Nearly half of all adults in Wales remain concerned about children catching coronavirus in school and spreading it through families and communities

According to the latest national engagement survey conducted by Public Health Wales, nearly half (46 percent) of people are very or extremely concerned about children catching Novel Coronavirus (COVID-19) in schools and spreading it in their families and communities.

People’s views on the risks posed by children returning to school vary between communities. Those living in poorer areas are more worried about children becoming ill from catching Coronavirus (53 percent) and spreading it to others (52 percent) than those in the most affluent areas (30 percent and 38 percent). Over four in ten respondents are also very or extremely concerned that children’s education (41 percent) or social and emotional development (44 percent) may be damaged by schools returning to normal too slowly.

The latest Novel Coronavirus (COVID-19) public engagement survey report from Public Health Wales covers the period of 22 June to 28 June, when 605 people were surveyed.

The survey also showed nearly a quarter (23 percent) of the public in Wales have found their financial situation to have worsened as a result of coronavirus restrictions. Young adults between 18 and 29 years of age were the most likely (38 percent) to report this compared with only 12% of 70+ year olds.

Each week, Public Health Wales conducts interviews with hundreds of people aged 18 or over across Wales, to understand how Novel Coronavirus (COVID-19) and the measures being used to prevent its spread are affecting the physical, mental and social wellbeing of people in Wales.

The proportion of people worrying about their own mental health and wellbeing continues to reduce, with those often or always feeling isolated down from last week (22 percent) to just 12%.

Professor Mark Bellis, Director of Policy and International Health at Public Health Wales said:

“As we continue our careful journey out of Coronavirus restrictions, it is not surprising that different individuals favour different paces of change. People living in more deprived communities are more likely to have existing health conditions that make them especially vulnerable to the virus as well as friends and relatives with similar health problems. Naturally, such individuals can favour a slower relaxation of Coronavirus restrictions. Our results show how differences in vulnerability to Coronavirus may result in some communities having greater concerns about children returning to school and other services reopening.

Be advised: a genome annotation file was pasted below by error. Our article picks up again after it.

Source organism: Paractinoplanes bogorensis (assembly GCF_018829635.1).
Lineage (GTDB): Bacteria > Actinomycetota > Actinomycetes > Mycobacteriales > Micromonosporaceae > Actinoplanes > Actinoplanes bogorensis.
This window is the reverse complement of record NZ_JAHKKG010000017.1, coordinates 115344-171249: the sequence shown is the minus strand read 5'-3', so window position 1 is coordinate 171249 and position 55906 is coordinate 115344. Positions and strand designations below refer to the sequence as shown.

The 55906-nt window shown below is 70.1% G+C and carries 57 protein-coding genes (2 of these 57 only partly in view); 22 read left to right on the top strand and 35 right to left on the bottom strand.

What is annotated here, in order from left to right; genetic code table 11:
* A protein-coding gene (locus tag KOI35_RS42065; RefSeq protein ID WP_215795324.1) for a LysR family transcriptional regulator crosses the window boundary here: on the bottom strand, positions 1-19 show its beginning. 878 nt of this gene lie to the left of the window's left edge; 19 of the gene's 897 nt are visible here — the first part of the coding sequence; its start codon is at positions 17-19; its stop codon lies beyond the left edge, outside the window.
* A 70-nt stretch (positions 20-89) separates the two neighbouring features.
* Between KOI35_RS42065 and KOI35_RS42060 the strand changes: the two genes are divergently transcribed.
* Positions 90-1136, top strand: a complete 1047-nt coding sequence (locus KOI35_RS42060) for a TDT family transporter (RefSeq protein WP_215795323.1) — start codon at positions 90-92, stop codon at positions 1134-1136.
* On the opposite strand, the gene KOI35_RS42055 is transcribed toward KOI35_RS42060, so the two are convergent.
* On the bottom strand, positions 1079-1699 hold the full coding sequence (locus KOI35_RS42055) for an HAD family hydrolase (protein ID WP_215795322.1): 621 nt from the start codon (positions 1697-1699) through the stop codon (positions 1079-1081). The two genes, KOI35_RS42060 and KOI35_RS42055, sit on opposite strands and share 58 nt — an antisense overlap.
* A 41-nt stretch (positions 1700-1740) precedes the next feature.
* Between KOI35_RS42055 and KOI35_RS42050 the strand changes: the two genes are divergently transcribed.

“Across the whole population however, we are seeing increases in the number of people prepared for lockdown measures to be eased, even while some risks of infection remain. Sadly, we are also seeing some of the broader consequences of Coronavirus measures emerging, with 38% of 18-29 year olds already reporting that they are financially worse off as a result of the restrictions put in place.”

The survey is part of a raft of measures implemented by Public Health Wales to support public health and wellbeing through Novel Coronavirus (COVID-19). Other measures include Public Health Wales’ ‘How are you doing?’ wellbeing campaign, created to support the people of Wales to look after their wellbeing and to ensure public health is protected during this period.

As part of the campaign, Public Health Wales are maintaining a microsite, which hosts a wealth of information offering practical support for people as well as useful links to charities and support groups for people who are feeling overwhelmed by the current situation.

The full report will be on the Public Health Wales website today.

If you require copies before it is available on the web, please email for a PDF version.